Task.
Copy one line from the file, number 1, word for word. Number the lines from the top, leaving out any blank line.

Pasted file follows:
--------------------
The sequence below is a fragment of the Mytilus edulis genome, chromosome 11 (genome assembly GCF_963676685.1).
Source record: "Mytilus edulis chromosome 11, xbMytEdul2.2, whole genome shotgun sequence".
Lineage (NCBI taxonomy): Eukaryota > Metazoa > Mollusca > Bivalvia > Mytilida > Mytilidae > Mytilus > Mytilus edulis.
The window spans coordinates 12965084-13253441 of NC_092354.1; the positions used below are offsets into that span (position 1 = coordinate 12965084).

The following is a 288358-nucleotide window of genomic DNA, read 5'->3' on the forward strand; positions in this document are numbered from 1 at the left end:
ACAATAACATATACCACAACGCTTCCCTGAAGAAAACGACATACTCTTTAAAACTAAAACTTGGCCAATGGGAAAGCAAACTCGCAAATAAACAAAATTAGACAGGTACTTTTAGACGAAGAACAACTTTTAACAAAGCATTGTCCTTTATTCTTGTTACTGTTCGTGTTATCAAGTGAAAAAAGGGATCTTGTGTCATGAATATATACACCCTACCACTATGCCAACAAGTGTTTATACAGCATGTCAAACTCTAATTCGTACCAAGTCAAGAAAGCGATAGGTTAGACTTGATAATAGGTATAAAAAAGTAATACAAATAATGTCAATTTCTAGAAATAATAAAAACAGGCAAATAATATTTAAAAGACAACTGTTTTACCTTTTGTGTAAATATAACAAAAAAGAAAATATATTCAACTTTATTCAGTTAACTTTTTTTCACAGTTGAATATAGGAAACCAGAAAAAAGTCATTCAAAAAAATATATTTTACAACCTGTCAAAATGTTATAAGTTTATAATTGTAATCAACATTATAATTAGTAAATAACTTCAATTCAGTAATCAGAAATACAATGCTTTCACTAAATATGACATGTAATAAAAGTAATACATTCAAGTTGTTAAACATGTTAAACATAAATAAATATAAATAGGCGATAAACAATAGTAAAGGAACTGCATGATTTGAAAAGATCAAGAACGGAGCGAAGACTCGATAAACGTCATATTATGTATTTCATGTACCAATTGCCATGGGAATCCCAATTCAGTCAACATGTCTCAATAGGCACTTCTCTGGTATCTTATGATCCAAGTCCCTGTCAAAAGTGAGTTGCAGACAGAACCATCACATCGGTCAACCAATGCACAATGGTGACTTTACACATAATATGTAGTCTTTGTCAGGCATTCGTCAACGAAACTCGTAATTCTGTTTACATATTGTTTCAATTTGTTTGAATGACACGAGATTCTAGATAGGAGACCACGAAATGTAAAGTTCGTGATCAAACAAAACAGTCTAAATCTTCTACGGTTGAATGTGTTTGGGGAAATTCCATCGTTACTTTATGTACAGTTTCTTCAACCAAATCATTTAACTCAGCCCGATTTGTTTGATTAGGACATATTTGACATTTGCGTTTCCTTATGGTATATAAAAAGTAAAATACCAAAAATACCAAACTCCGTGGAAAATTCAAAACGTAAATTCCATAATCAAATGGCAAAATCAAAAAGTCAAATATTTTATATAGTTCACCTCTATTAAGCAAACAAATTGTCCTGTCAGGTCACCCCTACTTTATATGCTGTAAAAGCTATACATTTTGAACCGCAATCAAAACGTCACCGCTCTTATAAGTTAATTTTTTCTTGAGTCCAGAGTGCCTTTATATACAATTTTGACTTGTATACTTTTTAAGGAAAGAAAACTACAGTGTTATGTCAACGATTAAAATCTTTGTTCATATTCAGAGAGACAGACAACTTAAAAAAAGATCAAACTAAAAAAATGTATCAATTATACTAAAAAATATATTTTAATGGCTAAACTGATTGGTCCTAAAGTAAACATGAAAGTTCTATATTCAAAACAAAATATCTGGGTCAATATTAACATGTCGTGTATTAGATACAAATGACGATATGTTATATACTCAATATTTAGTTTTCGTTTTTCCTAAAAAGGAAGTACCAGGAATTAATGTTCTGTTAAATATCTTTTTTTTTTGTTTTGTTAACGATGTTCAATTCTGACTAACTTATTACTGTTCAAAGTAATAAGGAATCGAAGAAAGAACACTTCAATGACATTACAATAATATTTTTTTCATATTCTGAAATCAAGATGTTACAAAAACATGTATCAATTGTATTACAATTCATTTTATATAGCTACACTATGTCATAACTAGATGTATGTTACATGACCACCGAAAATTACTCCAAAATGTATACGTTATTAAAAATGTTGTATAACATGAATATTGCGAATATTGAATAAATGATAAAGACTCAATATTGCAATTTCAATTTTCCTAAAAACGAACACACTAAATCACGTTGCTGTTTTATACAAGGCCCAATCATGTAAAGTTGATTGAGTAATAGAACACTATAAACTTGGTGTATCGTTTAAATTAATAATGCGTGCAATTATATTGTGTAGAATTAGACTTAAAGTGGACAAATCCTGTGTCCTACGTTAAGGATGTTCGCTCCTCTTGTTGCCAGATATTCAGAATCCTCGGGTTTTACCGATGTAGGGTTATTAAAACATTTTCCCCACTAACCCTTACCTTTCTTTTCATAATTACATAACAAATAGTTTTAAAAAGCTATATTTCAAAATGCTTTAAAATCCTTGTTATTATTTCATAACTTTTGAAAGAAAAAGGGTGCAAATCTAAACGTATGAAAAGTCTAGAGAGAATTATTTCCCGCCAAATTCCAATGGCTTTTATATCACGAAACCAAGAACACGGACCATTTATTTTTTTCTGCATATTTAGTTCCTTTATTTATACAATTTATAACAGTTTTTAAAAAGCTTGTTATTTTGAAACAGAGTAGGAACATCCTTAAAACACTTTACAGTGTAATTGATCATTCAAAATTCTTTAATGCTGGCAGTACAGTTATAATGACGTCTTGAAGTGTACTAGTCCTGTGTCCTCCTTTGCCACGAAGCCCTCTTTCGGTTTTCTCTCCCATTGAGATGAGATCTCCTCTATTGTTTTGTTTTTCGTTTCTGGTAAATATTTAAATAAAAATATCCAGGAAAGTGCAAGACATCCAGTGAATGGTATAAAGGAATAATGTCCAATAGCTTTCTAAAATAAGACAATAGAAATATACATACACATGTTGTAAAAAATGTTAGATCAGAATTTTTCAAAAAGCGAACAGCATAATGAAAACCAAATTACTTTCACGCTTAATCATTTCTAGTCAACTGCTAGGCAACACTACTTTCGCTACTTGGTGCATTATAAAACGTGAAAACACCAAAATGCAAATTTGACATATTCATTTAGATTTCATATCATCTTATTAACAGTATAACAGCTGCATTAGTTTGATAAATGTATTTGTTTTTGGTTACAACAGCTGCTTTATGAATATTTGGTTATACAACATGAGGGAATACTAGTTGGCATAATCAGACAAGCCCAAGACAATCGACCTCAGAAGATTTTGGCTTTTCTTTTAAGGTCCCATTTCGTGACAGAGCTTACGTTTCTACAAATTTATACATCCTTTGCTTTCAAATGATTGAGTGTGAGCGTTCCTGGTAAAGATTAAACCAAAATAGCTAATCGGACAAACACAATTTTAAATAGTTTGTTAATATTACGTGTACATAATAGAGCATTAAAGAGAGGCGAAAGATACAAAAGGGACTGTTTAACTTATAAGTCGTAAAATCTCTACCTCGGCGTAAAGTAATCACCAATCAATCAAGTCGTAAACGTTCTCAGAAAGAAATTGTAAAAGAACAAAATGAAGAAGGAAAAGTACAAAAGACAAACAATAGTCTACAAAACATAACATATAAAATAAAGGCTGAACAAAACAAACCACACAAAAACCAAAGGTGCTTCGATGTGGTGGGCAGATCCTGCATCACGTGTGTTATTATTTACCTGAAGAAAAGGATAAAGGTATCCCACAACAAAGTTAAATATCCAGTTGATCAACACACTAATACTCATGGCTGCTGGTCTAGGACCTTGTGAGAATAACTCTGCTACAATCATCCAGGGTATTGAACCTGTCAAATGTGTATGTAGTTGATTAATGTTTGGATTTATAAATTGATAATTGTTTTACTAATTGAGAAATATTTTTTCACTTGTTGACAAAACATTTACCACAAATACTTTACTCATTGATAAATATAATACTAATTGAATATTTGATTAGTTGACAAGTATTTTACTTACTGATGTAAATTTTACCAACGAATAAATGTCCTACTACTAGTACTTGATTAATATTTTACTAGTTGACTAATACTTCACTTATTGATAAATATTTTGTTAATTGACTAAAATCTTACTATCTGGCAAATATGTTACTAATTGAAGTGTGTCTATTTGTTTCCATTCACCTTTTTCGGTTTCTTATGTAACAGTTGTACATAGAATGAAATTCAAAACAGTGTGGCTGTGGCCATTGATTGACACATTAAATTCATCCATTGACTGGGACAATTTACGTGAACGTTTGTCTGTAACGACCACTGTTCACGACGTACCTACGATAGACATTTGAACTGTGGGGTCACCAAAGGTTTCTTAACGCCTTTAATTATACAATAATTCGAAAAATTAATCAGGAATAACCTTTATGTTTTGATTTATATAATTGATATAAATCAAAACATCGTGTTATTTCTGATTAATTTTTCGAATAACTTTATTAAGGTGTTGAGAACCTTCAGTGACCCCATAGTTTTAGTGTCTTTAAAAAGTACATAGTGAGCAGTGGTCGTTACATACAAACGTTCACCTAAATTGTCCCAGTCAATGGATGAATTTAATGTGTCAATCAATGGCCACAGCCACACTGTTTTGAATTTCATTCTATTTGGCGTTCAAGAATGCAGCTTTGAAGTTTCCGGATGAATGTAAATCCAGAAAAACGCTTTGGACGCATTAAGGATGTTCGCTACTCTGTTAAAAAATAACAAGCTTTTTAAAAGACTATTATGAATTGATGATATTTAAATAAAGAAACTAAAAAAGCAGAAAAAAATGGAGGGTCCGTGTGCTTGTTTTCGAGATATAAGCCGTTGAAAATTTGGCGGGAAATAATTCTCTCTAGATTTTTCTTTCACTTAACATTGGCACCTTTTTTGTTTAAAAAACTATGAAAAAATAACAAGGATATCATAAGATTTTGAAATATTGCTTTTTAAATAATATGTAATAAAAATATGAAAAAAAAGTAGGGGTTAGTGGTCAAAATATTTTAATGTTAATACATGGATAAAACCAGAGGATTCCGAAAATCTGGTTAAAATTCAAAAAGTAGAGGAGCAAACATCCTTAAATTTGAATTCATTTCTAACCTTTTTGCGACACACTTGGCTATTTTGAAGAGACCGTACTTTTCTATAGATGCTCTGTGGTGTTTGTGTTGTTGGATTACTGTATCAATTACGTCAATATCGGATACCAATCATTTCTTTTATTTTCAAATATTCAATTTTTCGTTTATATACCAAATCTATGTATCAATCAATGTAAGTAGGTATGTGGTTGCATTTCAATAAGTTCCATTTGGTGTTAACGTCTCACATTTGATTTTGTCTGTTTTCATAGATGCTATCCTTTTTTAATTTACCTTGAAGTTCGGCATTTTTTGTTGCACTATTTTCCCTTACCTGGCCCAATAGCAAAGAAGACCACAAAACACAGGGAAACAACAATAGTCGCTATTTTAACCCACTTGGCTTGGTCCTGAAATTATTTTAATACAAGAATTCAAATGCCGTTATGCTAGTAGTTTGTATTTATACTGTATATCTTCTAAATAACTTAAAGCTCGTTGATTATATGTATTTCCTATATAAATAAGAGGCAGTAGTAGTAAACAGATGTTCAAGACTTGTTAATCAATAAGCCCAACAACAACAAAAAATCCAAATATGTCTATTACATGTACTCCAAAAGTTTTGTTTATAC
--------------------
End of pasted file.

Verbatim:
The sequence below is a fragment of the Mytilus edulis genome, chromosome 11 (genome assembly GCF_963676685.1).